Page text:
Forget worrying about range, charging anxiety is now the prime concern for EV drivers
Today, most drivers no longer worry if their electric vehicle (EV) will go the distance. But when they do need to charge, they still face some pressing questions: Will there be available chargers at the next charging point? How long will it take to charge? How much will it cost, and how can I pay?
Once upon a time, the conversation about EVs was dominated by concerns over “range anxiety”: the fear of an EV running out of battery before reaching a charging station. We’ve written about range anxiety and the challenges it poses to electric mobility extensively.
In recent years, though, battery tech has come a long way. Get in a new EV, and you’ll find that you should be able to travel close to 480 km (300 miles) on a single charge. But while worries about EV range might be fading into the background, they’re being overtaken by a different concern: charging anxiety, which revolves around drivers’ fears of unavailable or faulty EV charging points.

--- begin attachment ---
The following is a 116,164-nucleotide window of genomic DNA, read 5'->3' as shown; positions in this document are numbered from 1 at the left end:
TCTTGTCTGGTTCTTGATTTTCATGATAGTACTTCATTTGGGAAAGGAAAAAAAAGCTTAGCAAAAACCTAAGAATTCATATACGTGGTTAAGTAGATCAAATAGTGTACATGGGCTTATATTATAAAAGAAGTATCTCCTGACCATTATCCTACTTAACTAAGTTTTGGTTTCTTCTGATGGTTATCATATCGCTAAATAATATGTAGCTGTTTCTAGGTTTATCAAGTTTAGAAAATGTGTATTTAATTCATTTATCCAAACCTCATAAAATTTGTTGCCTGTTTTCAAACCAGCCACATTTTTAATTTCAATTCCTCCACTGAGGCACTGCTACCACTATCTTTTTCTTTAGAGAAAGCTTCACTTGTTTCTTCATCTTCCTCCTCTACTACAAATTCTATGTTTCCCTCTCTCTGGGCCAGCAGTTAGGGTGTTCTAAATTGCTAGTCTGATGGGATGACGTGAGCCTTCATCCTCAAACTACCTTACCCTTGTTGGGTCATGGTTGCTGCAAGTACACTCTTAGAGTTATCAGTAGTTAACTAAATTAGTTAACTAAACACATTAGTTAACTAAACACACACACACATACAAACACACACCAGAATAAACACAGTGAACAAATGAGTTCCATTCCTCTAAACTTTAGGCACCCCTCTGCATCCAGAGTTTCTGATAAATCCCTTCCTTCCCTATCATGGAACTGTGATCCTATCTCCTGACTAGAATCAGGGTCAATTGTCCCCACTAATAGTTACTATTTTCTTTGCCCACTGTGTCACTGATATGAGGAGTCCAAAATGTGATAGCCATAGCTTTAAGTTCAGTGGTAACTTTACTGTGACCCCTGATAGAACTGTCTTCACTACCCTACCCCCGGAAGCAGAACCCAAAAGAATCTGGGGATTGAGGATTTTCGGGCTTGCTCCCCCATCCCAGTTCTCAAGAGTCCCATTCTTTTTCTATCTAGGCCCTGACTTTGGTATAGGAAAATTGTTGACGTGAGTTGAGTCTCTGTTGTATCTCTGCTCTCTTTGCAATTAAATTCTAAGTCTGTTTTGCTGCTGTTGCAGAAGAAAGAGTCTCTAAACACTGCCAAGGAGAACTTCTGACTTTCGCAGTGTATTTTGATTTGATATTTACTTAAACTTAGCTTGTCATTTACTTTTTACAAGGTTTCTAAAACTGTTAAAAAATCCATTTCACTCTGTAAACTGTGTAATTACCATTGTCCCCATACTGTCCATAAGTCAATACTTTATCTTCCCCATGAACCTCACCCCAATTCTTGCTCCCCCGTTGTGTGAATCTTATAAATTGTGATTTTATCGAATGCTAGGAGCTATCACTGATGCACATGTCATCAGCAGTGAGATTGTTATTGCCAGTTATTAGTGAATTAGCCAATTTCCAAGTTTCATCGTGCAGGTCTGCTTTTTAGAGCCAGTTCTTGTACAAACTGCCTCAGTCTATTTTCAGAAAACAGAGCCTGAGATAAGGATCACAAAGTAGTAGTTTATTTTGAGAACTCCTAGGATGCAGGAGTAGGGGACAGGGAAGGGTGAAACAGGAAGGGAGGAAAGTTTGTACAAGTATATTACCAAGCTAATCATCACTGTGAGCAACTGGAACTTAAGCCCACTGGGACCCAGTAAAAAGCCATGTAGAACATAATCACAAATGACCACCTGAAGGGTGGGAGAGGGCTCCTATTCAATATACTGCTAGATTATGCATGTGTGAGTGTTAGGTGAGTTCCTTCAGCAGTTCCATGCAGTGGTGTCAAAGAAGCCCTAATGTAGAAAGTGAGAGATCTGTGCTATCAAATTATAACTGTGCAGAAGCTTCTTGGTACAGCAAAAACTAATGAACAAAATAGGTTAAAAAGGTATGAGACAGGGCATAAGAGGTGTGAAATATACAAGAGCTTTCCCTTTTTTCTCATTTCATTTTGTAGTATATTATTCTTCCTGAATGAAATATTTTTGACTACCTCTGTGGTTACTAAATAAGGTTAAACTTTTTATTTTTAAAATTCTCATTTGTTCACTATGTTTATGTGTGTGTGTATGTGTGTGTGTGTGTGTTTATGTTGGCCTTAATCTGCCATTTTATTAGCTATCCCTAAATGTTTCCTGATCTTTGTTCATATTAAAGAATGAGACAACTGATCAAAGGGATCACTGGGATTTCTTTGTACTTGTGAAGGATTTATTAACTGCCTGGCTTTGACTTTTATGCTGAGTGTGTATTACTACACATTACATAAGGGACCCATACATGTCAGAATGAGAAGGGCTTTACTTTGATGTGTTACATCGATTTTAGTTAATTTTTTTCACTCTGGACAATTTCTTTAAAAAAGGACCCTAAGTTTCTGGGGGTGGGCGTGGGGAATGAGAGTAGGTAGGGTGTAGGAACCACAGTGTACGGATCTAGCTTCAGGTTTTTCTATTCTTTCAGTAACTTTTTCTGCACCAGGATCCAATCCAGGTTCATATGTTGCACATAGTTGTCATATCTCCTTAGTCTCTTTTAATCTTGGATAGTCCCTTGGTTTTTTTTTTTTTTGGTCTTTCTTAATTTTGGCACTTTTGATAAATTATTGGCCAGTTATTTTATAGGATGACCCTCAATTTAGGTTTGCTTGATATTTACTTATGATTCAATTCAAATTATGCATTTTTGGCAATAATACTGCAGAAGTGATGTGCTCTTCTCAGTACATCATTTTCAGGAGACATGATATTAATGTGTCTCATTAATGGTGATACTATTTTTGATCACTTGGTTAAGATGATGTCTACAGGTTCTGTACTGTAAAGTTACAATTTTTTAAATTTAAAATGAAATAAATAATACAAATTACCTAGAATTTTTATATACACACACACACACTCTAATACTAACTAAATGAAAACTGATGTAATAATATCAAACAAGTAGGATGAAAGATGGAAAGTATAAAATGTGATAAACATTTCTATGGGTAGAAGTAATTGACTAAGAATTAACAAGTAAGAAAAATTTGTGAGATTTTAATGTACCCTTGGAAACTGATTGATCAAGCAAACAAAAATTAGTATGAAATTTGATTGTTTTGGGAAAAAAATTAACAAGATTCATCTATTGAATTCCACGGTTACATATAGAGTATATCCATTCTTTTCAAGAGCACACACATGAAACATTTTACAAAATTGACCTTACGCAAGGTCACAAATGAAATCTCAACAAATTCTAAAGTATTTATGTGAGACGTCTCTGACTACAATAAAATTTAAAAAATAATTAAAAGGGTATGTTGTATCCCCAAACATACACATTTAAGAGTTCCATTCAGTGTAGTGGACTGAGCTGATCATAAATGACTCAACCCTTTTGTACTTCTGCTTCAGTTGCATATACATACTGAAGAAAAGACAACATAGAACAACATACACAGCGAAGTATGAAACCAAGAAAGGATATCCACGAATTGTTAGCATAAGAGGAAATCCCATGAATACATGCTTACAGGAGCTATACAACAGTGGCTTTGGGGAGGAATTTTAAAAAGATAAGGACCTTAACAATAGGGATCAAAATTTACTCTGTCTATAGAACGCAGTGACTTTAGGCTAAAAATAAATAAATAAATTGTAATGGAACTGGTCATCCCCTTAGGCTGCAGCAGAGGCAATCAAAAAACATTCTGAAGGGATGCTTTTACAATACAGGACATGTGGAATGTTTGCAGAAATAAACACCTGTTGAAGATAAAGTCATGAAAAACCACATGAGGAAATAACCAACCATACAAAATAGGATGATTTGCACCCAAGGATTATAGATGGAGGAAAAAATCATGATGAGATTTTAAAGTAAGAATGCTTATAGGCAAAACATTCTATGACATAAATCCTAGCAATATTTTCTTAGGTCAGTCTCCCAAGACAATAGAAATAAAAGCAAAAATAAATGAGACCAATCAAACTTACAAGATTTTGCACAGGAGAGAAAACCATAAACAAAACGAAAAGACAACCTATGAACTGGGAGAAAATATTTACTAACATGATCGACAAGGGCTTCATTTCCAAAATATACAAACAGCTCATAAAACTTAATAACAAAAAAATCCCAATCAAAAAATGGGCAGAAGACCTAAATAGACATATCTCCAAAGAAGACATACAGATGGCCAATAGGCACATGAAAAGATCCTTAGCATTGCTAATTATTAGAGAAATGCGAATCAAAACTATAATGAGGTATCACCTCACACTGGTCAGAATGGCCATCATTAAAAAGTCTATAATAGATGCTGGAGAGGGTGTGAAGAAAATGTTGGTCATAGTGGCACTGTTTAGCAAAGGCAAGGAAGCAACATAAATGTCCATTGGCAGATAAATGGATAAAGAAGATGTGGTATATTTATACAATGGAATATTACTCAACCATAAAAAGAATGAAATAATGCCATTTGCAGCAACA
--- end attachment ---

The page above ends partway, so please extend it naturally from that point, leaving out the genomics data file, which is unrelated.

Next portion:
According to Drew Meehan, EV Product Manager at TomTom, much of today’s charging anxiety is being driven by a lack of standardization across existing charging networks. In many places, EV users must deal with vast differences in plug types, payment options, communication protocols between chargers and even charging speeds. It turns what should be the simple task of plugging in your EV and charging into a complicated and confusing experience.
Meehan explains: “In Europe, eMobility service providers (eMSPs) largely facilitate the payment process. They do that across multiple charge point operators (CPOs) – the companies that install and run the chargers. As the infrastructure has gotten more complex, it has created more fragmentation. You need different cards and different accounts to charge at different locations, because eMSPs don't all have the same terms, and they don't all work together.”
He adds: “In the North American market you have a slightly different setup, where the CPOs are also doing the payment. But they don't really share, so if you have a subscription to one brand, you can't just go to another brand and use the same subscription. You need all the different brand subscriptions in order to charge freely across different locations.”